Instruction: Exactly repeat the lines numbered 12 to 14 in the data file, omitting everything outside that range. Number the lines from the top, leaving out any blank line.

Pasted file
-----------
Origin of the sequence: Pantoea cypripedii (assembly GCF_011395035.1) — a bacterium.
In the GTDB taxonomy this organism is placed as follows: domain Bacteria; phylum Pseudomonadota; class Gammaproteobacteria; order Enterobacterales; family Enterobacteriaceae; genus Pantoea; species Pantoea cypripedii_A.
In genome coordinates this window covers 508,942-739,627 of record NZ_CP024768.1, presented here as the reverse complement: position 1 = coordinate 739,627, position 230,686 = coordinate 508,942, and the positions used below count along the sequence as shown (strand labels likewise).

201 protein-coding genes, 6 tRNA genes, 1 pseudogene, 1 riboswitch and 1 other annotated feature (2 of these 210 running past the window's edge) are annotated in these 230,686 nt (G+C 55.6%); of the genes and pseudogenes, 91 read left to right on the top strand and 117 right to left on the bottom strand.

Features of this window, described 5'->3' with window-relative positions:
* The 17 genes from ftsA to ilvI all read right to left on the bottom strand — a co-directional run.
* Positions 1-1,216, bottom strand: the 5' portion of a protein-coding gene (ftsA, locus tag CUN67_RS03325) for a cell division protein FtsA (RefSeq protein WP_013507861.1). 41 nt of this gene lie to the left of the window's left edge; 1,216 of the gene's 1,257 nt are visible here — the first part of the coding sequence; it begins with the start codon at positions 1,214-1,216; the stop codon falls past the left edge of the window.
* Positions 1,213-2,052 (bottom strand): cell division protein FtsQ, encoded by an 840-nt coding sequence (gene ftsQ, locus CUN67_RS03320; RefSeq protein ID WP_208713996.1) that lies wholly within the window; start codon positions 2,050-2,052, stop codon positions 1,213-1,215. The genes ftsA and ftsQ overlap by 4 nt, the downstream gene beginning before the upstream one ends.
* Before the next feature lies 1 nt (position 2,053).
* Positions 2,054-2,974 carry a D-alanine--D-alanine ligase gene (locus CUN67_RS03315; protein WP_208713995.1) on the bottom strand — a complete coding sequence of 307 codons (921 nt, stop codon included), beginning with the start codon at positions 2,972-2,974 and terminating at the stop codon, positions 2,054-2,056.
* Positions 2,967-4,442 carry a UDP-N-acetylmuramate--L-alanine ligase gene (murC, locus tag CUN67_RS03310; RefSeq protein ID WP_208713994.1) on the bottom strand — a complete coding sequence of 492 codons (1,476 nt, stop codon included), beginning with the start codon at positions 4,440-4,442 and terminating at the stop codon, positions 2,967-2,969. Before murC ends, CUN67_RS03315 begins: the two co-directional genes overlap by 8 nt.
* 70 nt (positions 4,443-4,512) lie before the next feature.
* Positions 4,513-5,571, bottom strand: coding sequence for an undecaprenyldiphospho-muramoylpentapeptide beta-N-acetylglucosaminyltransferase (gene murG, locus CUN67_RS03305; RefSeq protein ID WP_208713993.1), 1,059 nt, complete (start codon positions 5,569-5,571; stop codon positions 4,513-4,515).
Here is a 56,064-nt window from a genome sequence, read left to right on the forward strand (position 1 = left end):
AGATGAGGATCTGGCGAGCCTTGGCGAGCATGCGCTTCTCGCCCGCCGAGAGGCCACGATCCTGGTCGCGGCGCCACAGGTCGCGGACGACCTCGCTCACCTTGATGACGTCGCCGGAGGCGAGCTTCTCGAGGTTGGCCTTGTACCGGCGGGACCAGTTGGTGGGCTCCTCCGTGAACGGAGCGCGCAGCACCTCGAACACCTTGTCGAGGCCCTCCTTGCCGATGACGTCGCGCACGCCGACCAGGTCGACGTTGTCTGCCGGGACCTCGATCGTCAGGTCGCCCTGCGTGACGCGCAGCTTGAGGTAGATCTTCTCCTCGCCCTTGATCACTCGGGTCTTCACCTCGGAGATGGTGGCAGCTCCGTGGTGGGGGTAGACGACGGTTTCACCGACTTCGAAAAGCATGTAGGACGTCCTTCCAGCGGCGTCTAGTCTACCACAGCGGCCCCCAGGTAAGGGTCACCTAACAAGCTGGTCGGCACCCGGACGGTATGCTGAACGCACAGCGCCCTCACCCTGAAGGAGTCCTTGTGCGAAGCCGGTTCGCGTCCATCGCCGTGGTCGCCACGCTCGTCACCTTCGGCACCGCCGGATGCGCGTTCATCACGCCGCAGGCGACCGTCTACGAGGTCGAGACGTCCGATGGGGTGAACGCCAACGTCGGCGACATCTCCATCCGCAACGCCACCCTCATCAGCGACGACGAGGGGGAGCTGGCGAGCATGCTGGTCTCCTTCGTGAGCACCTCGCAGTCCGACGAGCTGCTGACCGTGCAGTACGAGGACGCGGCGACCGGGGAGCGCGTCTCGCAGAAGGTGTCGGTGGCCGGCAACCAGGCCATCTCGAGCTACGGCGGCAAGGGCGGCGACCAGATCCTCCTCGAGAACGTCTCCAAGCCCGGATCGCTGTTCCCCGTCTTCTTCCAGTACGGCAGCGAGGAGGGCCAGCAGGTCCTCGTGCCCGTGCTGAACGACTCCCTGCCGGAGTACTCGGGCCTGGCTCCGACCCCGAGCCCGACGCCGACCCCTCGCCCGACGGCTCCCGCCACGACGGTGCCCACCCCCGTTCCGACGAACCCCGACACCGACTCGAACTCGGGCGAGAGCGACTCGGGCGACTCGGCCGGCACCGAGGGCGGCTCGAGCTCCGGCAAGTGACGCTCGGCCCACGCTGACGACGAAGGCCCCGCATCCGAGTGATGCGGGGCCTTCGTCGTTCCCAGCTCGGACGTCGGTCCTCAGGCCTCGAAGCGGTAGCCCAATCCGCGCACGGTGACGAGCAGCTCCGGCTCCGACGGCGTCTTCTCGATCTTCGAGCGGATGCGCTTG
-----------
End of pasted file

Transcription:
* 70 nt (positions 4,443-4,512) lie before the next feature.
* Positions 4,513-5,571, bottom strand: coding sequence for an undecaprenyldiphospho-muramoylpentapeptide beta-N-acetylglucosaminyltransferase (gene murG, locus CUN67_RS03305; RefSeq protein ID WP_208713993.1), 1,059 nt, complete (start codon positions 5,569-5,571; stop codon positions 4,513-4,515).
Here is a 56,064-nt window from a genome sequence, read left to right on the forward strand (position 1 = left end):